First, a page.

Around the world, citizens are feeling the impacts of a changing climate. Canadians want know what their governments are going to do to reduce the emissions of greenhouse gases and to adapt to a change in climate.
In 2016, the auditors general of most provinces agreed to assess their governments’ actions to reduce greenhouse gas emissions and adapt to climate change.
Over the last 18 months, each participating provincial audit office has reported its findings to its own legislature, and the Commissioner of the Environment and Sustainable Development did the same thing at the federal level in the fall of 2017.
Also, my office has presented its reports on climate change to the legislative assemblies in Yukon, Northwest Territories and Nunavut. So this collaborative project now has resulted in a summary report that the Commissioner of the Environment and Sustainable Development is delivering to Parliament, today, on behalf of all the audit offices who participated.
This report shows that some efforts are underway across the country to reduce greenhouse gas emissions and deal with the impacts of climate change.
I am pleased that we are able to tell Albertans that the government has a well-designed climate leadership plan.
The report shows that most governments in Canada were not on track to meet their commitments to reduce greenhouse gases. In fact, while half have set overall reduction targets, only two are on track to meet them.
The key message that I would have is that in Nova Scotia: yes, indeed, the 10% reduction target for 2020 was met in 2015, with an 18% reduction. But it really is time now for the government to update its risk assessment and determine what it wants to do, going forward, because it has been indeed 12 years since the last thorough risk assessment was done.
What we found in our 2017 audit work was that Saskatchewan is at the early stages of really developing its overall climate change strategy and more specifically, that climate change plan. It was the ministry of environment was taking the lead in collecting risk assessment data related to climate change that other government organizations had done. And having a risk, an overall, overarching risk assessment from a province perspective, that’s really your first step in developing an adaptation plan.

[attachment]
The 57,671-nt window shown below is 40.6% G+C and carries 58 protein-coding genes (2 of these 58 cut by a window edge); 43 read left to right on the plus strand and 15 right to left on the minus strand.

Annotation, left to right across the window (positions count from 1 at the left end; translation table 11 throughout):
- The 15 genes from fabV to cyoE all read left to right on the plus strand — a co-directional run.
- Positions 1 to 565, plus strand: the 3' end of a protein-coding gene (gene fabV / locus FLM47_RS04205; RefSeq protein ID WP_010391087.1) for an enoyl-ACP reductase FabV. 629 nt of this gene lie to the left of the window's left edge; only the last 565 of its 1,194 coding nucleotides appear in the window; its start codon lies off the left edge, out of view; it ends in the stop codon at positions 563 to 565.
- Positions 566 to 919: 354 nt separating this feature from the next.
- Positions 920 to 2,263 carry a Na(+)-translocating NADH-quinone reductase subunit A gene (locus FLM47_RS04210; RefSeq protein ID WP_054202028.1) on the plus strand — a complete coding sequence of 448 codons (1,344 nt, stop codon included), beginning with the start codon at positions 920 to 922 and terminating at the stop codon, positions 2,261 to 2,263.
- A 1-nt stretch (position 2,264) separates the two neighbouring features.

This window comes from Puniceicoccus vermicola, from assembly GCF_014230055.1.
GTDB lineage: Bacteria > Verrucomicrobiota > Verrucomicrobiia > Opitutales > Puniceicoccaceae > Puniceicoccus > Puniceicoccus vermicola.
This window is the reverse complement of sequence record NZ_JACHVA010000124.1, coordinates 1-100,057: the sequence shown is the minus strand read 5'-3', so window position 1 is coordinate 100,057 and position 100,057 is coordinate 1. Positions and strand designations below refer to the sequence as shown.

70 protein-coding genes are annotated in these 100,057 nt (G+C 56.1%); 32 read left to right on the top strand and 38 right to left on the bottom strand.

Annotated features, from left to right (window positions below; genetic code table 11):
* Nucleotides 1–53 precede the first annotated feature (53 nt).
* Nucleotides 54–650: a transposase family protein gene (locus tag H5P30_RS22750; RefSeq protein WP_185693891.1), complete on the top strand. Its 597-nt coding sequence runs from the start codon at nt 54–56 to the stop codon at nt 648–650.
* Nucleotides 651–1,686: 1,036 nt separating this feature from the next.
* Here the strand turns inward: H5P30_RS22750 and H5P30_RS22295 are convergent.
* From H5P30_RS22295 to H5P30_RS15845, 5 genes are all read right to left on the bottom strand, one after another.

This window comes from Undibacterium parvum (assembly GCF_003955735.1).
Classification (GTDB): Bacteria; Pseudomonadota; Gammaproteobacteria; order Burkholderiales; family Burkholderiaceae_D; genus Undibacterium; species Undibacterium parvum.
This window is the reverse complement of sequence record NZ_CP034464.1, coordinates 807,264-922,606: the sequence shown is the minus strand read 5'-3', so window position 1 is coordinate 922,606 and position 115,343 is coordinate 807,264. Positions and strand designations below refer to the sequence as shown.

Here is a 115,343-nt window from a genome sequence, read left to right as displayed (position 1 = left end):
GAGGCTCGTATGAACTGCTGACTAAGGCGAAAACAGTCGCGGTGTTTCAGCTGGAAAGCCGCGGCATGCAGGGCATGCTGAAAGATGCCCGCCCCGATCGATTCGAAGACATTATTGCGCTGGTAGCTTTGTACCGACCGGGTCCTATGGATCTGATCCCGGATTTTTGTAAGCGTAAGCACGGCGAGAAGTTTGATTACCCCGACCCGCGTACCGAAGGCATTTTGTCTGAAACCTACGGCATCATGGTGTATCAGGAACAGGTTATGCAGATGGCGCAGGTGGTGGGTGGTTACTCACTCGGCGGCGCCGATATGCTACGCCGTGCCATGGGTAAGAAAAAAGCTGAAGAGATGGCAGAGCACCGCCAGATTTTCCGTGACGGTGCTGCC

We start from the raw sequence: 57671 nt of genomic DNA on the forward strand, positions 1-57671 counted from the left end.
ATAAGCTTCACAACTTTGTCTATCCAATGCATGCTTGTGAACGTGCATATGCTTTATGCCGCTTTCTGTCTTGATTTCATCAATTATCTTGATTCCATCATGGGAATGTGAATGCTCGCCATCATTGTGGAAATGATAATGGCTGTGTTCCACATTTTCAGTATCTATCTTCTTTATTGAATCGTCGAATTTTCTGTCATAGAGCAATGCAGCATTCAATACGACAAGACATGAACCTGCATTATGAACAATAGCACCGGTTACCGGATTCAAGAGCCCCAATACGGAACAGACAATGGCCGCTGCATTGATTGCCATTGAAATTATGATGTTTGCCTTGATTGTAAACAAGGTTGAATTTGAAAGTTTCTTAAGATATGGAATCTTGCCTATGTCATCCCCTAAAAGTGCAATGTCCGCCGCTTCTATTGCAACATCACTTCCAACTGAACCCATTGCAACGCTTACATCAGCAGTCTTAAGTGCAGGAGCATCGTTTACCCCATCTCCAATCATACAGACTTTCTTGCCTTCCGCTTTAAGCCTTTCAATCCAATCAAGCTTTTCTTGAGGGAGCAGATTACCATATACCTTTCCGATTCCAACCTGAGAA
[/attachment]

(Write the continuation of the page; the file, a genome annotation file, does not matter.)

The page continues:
Sources of greenhouse gas are different across the country. For some, transportation is the largest source of greenhouse gas emissions, while for others, it is oil and gas, or agriculture, or electricity.
Last fall, I reported that Canada is not expected to meet its 2020 target for reducing greenhouse gas emissions, and that meeting the 2030 target will require significant effort and actions beyond those currently planned or in place.
This report also shows that most Canadian governments are not ready to deal with the impacts of a changing climate. They have not assessed the risks they face as the climate changes, or actions they should take to adapt.
Our audit of climate change in the Northwest Territories came at an ideal time because the government is currently putting together a new climate change strategic framework that is intended to deal with both mitigation and adaptation going forward. However, it will be important for that framework to incorporate the recommendations we made in our audit in areas such as developing clear targets, for example, for emissions.
What we found is that the province has demonstrated they are working on and thinking about what needs to be done for adaptation, and the fact that they’ve done these vulnerability assessments. But that needs to be taken to the next level.
Prince Edward Island’s Climate Change Strategy of 2008 included 38 mitigation actions. One of those actions included programs to increase the efficiency of heating island homes and buildings. However, government strategy did not include important information about these mitigation actions.
The findings from the federal, provincial and territorial climate change audits confirm that Canada’s governments are working on climate change, but that the work is far from being done.
Effective action on climate change in Canada will require a concerted effort across all levels of government, such as recent collaboration between the provinces, territories, and federal departments to develop its Pan-Canadian Framework on Clean Growth and Climate Change. I encourage you to read the collaborative report on climate change action to find out more about the work of auditors general on climate change.